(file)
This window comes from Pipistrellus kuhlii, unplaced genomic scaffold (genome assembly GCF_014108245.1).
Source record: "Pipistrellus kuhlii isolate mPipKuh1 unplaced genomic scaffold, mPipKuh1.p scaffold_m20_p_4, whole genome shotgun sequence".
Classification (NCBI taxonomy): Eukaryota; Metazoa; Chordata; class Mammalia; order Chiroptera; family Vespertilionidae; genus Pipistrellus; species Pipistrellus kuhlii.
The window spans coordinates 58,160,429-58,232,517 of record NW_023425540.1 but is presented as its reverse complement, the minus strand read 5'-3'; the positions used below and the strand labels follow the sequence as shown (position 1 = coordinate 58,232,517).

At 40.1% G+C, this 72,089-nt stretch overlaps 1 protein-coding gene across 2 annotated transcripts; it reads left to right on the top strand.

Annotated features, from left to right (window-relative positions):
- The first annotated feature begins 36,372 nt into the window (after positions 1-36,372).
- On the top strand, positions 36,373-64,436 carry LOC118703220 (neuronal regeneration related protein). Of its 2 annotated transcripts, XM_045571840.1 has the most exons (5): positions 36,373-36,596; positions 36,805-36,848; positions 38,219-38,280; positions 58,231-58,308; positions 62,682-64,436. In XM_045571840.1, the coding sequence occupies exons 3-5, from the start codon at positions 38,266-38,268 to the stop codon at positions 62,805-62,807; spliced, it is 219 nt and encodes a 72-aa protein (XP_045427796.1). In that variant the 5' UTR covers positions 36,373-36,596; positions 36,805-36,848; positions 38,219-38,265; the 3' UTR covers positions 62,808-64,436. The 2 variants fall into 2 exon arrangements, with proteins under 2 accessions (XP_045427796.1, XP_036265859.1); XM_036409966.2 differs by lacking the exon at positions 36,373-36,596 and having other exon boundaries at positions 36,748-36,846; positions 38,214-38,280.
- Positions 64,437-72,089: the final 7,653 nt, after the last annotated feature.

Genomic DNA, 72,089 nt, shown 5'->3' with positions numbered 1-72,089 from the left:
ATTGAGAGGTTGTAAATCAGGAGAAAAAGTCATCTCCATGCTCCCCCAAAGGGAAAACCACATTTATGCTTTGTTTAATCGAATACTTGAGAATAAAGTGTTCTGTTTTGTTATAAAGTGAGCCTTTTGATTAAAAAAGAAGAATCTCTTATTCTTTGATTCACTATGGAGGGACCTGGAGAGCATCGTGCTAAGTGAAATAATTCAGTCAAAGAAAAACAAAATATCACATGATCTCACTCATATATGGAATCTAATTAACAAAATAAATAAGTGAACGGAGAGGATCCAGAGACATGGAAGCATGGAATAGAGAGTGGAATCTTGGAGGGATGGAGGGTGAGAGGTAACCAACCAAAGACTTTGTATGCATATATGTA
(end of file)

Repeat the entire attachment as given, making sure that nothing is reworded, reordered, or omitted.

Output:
This window comes from Pipistrellus kuhlii, unplaced genomic scaffold (genome assembly GCF_014108245.1).
Source record: "Pipistrellus kuhlii isolate mPipKuh1 unplaced genomic scaffold, mPipKuh1.p scaffold_m20_p_4, whole genome shotgun sequence".
Classification (NCBI taxonomy): Eukaryota; Metazoa; Chordata; class Mammalia; order Chiroptera; family Vespertilionidae; genus Pipistrellus; species Pipistrellus kuhlii.
The window spans coordinates 58,160,429-58,232,517 of record NW_023425540.1 but is presented as its reverse complement, the minus strand read 5'-3'; the positions used below and the strand labels follow the sequence as shown (position 1 = coordinate 58,232,517).

At 40.1% G+C, this 72,089-nt stretch overlaps 1 protein-coding gene across 2 annotated transcripts; it reads left to right on the top strand.

Annotated features, from left to right (window-relative positions):
- The first annotated feature begins 36,372 nt into the window (after positions 1-36,372).
- On the top strand, positions 36,373-64,436 carry LOC118703220 (neuronal regeneration related protein). Of its 2 annotated transcripts, XM_045571840.1 has the most exons (5): positions 36,373-36,596; positions 36,805-36,848; positions 38,219-38,280; positions 58,231-58,308; positions 62,682-64,436. In XM_045571840.1, the coding sequence occupies exons 3-5, from the start codon at positions 38,266-38,268 to the stop codon at positions 62,805-62,807; spliced, it is 219 nt and encodes a 72-aa protein (XP_045427796.1). In that variant the 5' UTR covers positions 36,373-36,596; positions 36,805-36,848; positions 38,219-38,265; the 3' UTR covers positions 62,808-64,436. The 2 variants fall into 2 exon arrangements, with proteins under 2 accessions (XP_045427796.1, XP_036265859.1); XM_036409966.2 differs by lacking the exon at positions 36,373-36,596 and having other exon boundaries at positions 36,748-36,846; positions 38,214-38,280.
- Positions 64,437-72,089: the final 7,653 nt, after the last annotated feature.

Genomic DNA, 72,089 nt, shown 5'->3' with positions numbered 1-72,089 from the left:
ATTGAGAGGTTGTAAATCAGGAGAAAAAGTCATCTCCATGCTCCCCCAAAGGGAAAACCACATTTATGCTTTGTTTAATCGAATACTTGAGAATAAAGTGTTCTGTTTTGTTATAAAGTGAGCCTTTTGATTAAAAAAGAAGAATCTCTTATTCTTTGATTCACTATGGAGGGACCTGGAGAGCATCGTGCTAAGTGAAATAATTCAGTCAAAGAAAAACAAAATATCACATGATCTCACTCATATATGGAATCTAATTAACAAAATAAATAAGTGAACGGAGAGGATCCAGAGACATGGAAGCATGGAATAGAGAGTGGAATCTTGGAGGGATGGAGGGTGAGAGGTAACCAACCAAAGACTTTGTATGCATATATGTA